Thirdly, we are conscious of purchasing mechanical puzzles/science toys sustainably. Instead of frequent individual purchases, we pool our purchases and buy in bulk, which saves us money on top of reducing packaging waste. We also buy from sources as close to us as possible geographically, for instance, local distributors of international brands, whose shipping comes with lesser packaging. We procure second-hand items from sites like Carousell and also directly from customers, whose products usually come without the original packaging.


Finally, we are also in the midst of developing products with sustainable packaging, where the packaging is part of the product and the customer will have a use for it. An example of this is packaging that displays an area within which the puzzle pieces provided need to fit, or one that can be cut up into pieces for a puzzle in itself. This added innovation elevates the usefulness of the packaging and extends its lifespan.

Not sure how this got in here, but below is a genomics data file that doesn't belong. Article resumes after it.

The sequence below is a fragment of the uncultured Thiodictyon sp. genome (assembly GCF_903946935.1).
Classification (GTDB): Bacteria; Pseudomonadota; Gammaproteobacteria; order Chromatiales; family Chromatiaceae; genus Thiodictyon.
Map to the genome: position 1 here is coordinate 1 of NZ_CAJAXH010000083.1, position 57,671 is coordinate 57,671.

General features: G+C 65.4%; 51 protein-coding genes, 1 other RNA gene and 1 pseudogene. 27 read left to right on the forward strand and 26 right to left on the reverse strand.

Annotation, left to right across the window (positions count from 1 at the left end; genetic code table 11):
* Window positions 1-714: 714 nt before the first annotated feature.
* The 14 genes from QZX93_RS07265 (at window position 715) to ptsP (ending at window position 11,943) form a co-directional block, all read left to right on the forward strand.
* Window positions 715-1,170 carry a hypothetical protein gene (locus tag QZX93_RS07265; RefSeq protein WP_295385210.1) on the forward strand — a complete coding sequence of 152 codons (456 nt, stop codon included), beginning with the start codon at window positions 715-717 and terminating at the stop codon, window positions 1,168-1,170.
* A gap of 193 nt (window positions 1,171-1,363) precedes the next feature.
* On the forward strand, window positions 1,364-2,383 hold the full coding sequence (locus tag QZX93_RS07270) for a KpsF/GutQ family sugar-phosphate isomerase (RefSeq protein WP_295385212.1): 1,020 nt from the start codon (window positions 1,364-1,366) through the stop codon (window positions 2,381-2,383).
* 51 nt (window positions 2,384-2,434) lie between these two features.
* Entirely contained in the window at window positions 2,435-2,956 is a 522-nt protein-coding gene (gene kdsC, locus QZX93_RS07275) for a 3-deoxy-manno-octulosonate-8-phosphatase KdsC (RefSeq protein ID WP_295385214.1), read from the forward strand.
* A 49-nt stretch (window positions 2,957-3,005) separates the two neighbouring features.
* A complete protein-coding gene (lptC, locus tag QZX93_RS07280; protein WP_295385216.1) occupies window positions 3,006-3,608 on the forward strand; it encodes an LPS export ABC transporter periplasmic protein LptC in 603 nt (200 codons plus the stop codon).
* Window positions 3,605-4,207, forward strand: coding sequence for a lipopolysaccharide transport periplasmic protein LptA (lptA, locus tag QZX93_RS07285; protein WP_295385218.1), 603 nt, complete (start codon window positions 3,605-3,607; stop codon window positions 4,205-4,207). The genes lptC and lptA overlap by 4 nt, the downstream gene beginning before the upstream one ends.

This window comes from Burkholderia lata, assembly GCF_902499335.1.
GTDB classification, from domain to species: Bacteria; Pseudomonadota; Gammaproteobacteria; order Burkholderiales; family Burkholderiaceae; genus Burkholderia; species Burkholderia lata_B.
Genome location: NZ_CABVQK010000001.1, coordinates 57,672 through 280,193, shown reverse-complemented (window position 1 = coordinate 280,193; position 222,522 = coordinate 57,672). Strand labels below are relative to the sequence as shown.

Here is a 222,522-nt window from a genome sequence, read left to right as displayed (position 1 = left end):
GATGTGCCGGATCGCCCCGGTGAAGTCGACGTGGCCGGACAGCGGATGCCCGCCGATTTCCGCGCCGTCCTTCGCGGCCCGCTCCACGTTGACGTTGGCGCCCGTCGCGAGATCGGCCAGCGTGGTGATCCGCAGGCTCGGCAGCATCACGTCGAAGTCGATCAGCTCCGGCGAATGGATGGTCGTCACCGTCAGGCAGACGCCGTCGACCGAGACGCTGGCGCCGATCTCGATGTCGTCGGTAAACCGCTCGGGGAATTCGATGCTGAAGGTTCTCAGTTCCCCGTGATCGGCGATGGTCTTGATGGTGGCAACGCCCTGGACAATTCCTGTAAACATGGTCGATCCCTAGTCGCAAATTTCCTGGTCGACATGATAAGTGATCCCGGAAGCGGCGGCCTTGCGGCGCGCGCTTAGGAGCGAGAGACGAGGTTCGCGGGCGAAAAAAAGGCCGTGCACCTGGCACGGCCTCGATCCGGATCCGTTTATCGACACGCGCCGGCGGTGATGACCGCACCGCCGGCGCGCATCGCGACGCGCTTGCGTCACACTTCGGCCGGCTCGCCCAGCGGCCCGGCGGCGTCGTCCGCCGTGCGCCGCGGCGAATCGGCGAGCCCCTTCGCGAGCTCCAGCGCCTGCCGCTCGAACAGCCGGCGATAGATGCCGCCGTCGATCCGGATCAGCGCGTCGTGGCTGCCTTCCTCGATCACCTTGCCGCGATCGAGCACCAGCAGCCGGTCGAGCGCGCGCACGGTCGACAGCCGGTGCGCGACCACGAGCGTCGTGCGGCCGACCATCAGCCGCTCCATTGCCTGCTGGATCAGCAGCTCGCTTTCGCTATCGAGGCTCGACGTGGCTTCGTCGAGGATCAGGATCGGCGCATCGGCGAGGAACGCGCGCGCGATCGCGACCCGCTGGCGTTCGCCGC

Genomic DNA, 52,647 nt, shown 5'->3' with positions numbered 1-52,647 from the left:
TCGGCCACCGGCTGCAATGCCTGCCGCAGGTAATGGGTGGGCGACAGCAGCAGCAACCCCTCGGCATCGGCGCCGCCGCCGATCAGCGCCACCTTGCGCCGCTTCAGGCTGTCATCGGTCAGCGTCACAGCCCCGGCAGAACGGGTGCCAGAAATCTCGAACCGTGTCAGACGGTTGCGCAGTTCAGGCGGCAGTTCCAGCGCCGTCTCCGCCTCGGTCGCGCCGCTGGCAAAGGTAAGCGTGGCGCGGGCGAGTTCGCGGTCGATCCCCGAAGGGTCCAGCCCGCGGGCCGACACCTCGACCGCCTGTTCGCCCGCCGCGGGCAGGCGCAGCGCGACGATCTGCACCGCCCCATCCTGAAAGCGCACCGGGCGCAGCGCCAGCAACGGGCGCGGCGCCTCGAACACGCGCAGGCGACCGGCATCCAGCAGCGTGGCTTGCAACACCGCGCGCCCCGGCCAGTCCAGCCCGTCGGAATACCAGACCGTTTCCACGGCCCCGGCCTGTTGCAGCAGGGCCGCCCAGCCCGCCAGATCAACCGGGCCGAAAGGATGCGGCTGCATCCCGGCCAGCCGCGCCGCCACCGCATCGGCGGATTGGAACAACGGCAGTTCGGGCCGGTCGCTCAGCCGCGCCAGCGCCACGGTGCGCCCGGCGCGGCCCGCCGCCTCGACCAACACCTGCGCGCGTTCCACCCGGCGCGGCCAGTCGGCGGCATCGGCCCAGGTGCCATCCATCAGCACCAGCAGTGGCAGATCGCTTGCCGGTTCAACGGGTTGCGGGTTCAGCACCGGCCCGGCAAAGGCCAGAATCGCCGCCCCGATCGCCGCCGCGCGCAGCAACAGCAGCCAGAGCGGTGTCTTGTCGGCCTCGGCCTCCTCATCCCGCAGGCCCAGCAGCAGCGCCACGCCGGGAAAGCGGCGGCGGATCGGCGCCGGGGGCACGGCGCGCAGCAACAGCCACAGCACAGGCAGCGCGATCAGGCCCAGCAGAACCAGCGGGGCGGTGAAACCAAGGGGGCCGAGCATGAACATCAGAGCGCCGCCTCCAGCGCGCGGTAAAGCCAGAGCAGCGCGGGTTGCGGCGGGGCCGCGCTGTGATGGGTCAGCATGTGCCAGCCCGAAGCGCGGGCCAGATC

Why not keep the original packaging for our customers?

However, why not just keep the puzzle in its original packaging and pass it on to the customer, before it is returned in the same packaging? After all, the box packaging is usually attractive and features useful information such as the name, objective, difficulty, designer, and history of the puzzle.


(Photo taken from Unsplash)


Nonetheless, we have chosen to forgo the original packaging for the following reasons:

  • We’ve observed that items that remain in their original packaging are not played with at all. As convenience-seekers, people just want to be able to pick and play with a toy.

  • After just a few times of taking out and putting back the item, the packaging can tear and becomes unusable. Sometimes packing the puzzle back into the box is itself a puzzle, and when the items aren’t packed properly and the box comes back deformed, it requires us to expend extra resources repairing it.